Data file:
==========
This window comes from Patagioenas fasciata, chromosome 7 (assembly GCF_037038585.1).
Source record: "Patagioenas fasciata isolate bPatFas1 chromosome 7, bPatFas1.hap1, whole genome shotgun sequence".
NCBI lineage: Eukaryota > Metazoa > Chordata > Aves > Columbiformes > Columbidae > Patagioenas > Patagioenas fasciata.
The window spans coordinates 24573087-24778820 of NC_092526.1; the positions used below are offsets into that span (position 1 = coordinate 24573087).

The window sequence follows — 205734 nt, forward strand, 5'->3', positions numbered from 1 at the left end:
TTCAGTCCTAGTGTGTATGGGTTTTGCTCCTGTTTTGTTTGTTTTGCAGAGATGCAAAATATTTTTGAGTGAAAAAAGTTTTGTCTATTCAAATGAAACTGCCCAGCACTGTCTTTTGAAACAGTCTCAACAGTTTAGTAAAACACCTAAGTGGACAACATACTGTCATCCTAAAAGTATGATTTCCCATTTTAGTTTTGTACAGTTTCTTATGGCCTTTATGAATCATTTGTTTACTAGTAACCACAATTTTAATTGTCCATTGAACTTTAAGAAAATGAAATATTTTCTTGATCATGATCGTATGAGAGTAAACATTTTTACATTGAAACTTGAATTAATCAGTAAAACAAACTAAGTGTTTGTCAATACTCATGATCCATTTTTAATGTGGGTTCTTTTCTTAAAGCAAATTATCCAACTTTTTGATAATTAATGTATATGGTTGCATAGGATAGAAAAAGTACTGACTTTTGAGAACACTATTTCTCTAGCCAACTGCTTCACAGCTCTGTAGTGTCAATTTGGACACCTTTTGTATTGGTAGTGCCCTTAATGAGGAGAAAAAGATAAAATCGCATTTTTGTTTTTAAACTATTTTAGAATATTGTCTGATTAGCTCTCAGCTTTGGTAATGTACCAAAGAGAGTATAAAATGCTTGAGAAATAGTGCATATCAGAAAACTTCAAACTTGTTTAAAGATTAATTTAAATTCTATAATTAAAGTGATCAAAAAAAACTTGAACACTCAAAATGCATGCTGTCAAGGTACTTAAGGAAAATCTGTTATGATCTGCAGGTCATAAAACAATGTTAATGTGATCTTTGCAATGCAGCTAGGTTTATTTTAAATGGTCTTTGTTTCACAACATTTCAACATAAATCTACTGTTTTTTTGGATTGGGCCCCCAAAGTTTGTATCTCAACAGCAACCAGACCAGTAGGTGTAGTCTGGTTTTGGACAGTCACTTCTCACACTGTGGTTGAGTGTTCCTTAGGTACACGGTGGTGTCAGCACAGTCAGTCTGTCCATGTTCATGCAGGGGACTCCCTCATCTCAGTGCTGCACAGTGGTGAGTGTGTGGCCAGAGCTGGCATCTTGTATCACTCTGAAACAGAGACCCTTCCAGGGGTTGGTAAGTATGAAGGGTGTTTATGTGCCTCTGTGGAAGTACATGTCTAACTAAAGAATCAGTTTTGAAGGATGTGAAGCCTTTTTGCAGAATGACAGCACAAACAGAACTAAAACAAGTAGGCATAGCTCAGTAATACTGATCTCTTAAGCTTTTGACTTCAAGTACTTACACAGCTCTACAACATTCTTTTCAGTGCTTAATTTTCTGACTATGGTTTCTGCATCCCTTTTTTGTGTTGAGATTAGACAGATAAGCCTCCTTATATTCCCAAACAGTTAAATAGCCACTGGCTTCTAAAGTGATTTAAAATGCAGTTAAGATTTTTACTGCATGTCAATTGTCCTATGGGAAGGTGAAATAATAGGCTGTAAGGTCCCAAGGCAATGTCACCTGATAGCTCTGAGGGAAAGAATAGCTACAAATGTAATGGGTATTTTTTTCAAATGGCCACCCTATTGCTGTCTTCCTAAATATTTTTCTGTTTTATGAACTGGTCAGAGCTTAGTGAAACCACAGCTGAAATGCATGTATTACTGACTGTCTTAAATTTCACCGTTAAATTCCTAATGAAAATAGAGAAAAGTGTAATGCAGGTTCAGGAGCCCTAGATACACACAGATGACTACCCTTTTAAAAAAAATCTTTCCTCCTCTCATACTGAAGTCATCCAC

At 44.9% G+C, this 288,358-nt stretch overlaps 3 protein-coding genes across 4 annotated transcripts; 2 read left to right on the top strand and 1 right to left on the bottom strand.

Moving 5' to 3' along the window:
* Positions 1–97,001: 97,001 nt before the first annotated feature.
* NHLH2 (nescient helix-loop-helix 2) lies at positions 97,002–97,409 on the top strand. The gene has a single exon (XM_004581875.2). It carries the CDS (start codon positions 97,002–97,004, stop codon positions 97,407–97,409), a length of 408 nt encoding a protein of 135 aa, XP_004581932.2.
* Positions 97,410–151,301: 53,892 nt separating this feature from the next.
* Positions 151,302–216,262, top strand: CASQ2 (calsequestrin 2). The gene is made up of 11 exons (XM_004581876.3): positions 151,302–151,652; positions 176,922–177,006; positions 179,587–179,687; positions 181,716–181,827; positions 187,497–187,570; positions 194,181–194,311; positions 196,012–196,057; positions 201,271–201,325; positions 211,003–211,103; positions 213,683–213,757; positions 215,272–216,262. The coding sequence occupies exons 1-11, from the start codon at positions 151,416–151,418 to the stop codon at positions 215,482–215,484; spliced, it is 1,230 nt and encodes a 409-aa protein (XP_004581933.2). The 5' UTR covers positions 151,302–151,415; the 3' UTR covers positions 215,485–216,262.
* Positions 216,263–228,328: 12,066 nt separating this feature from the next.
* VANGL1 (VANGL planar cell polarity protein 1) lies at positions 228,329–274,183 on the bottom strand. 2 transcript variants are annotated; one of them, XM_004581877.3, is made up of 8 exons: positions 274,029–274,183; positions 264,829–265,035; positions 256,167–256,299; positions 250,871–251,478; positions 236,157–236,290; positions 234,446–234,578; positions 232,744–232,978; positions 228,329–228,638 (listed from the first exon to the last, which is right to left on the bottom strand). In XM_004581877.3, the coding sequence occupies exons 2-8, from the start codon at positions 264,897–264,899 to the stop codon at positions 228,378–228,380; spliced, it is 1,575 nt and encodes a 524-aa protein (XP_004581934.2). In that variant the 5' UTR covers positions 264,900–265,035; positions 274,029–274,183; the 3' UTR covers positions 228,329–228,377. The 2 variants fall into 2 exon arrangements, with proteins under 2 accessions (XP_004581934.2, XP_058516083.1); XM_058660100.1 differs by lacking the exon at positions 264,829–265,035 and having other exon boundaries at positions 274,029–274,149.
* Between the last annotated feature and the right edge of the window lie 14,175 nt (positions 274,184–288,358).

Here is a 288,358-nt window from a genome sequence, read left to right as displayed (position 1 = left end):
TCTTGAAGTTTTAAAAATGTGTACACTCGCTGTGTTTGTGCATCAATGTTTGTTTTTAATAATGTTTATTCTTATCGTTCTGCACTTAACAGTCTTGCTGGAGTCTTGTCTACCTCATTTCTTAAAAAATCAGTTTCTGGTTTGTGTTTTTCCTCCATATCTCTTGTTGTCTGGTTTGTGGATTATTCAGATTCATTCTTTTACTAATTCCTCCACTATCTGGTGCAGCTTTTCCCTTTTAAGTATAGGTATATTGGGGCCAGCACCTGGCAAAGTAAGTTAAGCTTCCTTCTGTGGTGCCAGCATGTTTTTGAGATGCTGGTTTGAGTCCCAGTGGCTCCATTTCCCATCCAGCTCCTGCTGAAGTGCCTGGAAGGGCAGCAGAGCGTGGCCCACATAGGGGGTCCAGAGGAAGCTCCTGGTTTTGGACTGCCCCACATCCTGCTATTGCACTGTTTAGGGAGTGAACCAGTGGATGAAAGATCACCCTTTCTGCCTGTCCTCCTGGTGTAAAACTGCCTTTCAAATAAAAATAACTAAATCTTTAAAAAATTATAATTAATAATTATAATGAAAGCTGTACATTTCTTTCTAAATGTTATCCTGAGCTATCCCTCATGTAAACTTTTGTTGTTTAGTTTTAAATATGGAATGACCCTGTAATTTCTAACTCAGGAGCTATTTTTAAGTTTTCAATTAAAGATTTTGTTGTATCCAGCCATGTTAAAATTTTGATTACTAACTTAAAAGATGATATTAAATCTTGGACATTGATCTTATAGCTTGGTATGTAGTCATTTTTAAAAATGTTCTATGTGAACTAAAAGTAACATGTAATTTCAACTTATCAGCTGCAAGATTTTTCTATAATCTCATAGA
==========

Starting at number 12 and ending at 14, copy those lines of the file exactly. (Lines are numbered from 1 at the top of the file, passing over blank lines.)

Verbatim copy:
* Positions 151,302–216,262, top strand: CASQ2 (calsequestrin 2). The gene is made up of 11 exons (XM_004581876.3): positions 151,302–151,652; positions 176,922–177,006; positions 179,587–179,687; positions 181,716–181,827; positions 187,497–187,570; positions 194,181–194,311; positions 196,012–196,057; positions 201,271–201,325; positions 211,003–211,103; positions 213,683–213,757; positions 215,272–216,262. The coding sequence occupies exons 1-11, from the start codon at positions 151,416–151,418 to the stop codon at positions 215,482–215,484; spliced, it is 1,230 nt and encodes a 409-aa protein (XP_004581933.2). The 5' UTR covers positions 151,302–151,415; the 3' UTR covers positions 215,485–216,262.
* Positions 216,263–228,328: 12,066 nt separating this feature from the next.
* VANGL1 (VANGL planar cell polarity protein 1) lies at positions 228,329–274,183 on the bottom strand. 2 transcript variants are annotated; one of them, XM_004581877.3, is made up of 8 exons: positions 274,029–274,183; positions 264,829–265,035; positions 256,167–256,299; positions 250,871–251,478; positions 236,157–236,290; positions 234,446–234,578; positions 232,744–232,978; positions 228,329–228,638 (listed from the first exon to the last, which is right to left on the bottom strand). In XM_004581877.3, the coding sequence occupies exons 2-8, from the start codon at positions 264,897–264,899 to the stop codon at positions 228,378–228,380; spliced, it is 1,575 nt and encodes a 524-aa protein (XP_004581934.2). In that variant the 5' UTR covers positions 264,900–265,035; positions 274,029–274,183; the 3' UTR covers positions 228,329–228,377. The 2 variants fall into 2 exon arrangements, with proteins under 2 accessions (XP_004581934.2, XP_058516083.1); XM_058660100.1 differs by lacking the exon at positions 264,829–265,035 and having other exon boundaries at positions 274,029–274,149.